He writes in Continuatio Rariorum :. For I am well aware of the times we live in and of their moral code, and I know full well that this little book [this is, Continuatio Rariorum ] will not be met immediately at first sight with universal approval I knew there would be some who would say that I had tried things beyond my strength and taken up a burden too heavy for my shoulders; others She is continuing the work of a number of my graduate students over the past half decade in trying to understand the origin of gardens and museums at the start of the seventeenth century, in terms of two important books by Besler in the Lenhardt Library, Hortus Eystettensis and Continuatio Rariorum The Garden of Eden from the engraved title page of Hortus Eystettensis So many questions to answer!
Why, for example, in Hortus Eystettensis , do we see a small engraved insert on the title page of God providing a personal tour of the Garden of Eden to Adam? Why do we see similarities in the way in which God and Adam are posed in and Besler and his visitor in ?
Rare books are living entities, windows into long-forgotten ideas, pursuits, and relationships. By allowing students and scholars access to collections like those found in the Lenhardt Library, we open intellectual paths that have long been hidden.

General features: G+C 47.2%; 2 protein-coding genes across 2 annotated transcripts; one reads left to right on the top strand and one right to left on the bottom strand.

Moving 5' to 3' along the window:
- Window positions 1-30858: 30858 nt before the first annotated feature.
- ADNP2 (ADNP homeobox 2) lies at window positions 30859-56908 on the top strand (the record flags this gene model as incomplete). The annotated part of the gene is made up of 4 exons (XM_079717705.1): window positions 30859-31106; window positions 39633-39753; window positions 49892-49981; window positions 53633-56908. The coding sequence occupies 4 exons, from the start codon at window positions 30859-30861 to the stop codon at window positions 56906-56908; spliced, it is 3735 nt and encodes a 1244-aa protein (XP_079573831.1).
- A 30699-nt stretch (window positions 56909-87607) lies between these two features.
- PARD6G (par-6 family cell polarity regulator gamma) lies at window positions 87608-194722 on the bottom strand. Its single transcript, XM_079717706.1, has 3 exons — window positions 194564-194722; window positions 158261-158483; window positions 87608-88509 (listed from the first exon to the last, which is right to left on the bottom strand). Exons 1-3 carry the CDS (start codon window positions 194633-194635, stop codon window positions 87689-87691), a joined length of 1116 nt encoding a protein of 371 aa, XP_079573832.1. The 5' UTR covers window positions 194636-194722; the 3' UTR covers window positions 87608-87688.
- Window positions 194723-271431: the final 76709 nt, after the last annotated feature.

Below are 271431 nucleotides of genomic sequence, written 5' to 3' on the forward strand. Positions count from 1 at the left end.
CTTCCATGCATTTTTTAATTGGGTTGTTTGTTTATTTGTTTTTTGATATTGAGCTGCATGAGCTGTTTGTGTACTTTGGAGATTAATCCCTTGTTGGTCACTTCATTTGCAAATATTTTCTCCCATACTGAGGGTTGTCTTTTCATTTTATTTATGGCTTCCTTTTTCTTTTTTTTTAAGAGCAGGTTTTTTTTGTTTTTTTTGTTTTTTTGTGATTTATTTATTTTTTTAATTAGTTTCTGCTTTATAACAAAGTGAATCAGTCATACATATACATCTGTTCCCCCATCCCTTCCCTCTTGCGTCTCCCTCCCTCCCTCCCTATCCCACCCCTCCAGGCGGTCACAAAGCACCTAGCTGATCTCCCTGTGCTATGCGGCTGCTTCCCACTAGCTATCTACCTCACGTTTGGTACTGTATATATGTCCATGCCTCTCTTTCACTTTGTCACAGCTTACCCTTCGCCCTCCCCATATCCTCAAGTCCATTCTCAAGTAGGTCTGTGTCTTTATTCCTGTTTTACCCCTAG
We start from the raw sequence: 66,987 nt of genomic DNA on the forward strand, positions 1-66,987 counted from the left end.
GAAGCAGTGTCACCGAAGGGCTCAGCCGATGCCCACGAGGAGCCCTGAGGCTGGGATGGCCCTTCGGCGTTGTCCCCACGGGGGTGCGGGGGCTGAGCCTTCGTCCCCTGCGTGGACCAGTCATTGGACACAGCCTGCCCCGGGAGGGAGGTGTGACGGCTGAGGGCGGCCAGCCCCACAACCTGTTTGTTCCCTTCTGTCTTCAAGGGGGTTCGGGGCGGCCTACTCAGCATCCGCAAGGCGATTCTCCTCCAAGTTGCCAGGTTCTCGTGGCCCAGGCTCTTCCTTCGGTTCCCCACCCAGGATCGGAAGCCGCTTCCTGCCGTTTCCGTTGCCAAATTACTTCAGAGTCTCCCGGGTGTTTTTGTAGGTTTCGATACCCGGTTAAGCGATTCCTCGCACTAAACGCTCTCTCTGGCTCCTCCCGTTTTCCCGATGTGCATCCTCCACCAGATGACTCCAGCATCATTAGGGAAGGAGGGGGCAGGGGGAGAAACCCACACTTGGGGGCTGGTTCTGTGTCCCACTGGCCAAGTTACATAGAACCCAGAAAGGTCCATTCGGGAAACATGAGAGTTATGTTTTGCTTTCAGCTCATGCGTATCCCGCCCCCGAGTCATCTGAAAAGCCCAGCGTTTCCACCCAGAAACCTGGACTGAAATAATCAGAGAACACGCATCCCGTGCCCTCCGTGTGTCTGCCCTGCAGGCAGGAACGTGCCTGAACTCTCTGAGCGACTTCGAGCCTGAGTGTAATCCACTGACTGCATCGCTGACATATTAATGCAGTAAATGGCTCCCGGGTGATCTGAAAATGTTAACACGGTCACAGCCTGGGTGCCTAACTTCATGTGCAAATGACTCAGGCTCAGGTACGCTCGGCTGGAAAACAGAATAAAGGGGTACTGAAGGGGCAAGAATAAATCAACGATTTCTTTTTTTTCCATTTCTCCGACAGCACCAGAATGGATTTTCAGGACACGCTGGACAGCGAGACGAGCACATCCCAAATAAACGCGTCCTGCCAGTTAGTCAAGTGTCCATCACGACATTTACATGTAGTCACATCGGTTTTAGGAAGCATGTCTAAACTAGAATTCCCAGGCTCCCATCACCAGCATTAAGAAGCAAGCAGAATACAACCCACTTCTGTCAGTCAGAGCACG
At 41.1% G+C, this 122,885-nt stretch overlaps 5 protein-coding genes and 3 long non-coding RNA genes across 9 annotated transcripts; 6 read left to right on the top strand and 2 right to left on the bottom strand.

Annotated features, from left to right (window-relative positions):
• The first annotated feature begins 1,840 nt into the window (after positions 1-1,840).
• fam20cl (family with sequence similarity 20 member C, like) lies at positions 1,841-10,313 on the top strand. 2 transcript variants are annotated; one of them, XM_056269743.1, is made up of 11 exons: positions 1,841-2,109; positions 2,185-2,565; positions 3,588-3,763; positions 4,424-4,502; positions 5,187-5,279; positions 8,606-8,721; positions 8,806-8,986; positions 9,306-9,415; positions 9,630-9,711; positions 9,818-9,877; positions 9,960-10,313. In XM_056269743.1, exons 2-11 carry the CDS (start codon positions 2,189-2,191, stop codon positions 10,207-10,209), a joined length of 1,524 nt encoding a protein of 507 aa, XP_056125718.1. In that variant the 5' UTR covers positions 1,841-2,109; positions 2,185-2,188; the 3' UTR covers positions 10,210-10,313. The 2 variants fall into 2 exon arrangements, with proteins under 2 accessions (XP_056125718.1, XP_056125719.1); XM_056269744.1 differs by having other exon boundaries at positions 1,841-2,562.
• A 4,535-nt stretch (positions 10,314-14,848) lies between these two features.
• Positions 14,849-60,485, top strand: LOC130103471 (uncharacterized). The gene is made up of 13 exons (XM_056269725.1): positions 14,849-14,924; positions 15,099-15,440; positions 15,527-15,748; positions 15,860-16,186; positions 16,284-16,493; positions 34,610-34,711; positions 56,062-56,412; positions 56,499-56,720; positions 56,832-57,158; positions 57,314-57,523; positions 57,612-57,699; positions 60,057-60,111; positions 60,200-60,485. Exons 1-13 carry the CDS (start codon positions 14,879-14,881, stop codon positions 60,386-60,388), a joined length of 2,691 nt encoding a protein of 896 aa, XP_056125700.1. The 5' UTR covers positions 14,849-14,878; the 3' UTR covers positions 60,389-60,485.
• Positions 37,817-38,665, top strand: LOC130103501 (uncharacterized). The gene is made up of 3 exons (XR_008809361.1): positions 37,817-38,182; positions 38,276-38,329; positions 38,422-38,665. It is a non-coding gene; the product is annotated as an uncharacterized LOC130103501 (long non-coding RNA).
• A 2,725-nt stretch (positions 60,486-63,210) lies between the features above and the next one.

I will keep you posted! Skip to main content. Google Tag Manager. Hortus Eystettensis, Basilius Besler, gardens, and cabinets October
Hortus Eystettensis, Basilius Besler, gardens, and cabinets
Hundreds of flowers were carefully drawn and engraved as they bloomed through the four seasons. Published in , the finished catalogue was the largest and most magnificent florilegium ever made. Sadly, the Prince Bishop never lived to see it, as he died the year before. The Bishop's palace, the Willibaldsburg, was built on a hill overlooking the city. Many of the plants were imported from overseas through merchants, mostly in the Netherlands.
Sale Price realised GBP 1,, Hortus Eystettensis. Royal broadsheet x mm. The present copy is the only one known to have been coloured south of the Alps and the only one extra-illustrated. The copy contains 15 additional 17th-century original drawings in water- and body-colour and a hand-coloured engraving of a passion flower, giant granadilla. The majority of drawings are directly on the plate and are very fine, possibly by the artist who coloured the work.
Biodiversity Heritage Library
From Wikimedia Commons, the free media repository. Basilius Besler. Subcategories This category has the following 7 subcategories, out of 7 total. Media in category "Hortus Eystettensis" The following 20 files are in this category, out of 20 total.
Crown Imperial, from the Teylers Museum copy. Double red peony with a sedum nestling underneath, from the Teylers Mueum copy. It changed botanical art almost overnight. Eichstadt from Matthias Merian, Topographia Franconiae , Besler holding what looks like a sprig of basil, Teylers Museum copy. It proved to be an inspired, if ultimately an expensive, choice. The bishop apparently estimated an outlay of florins would be required.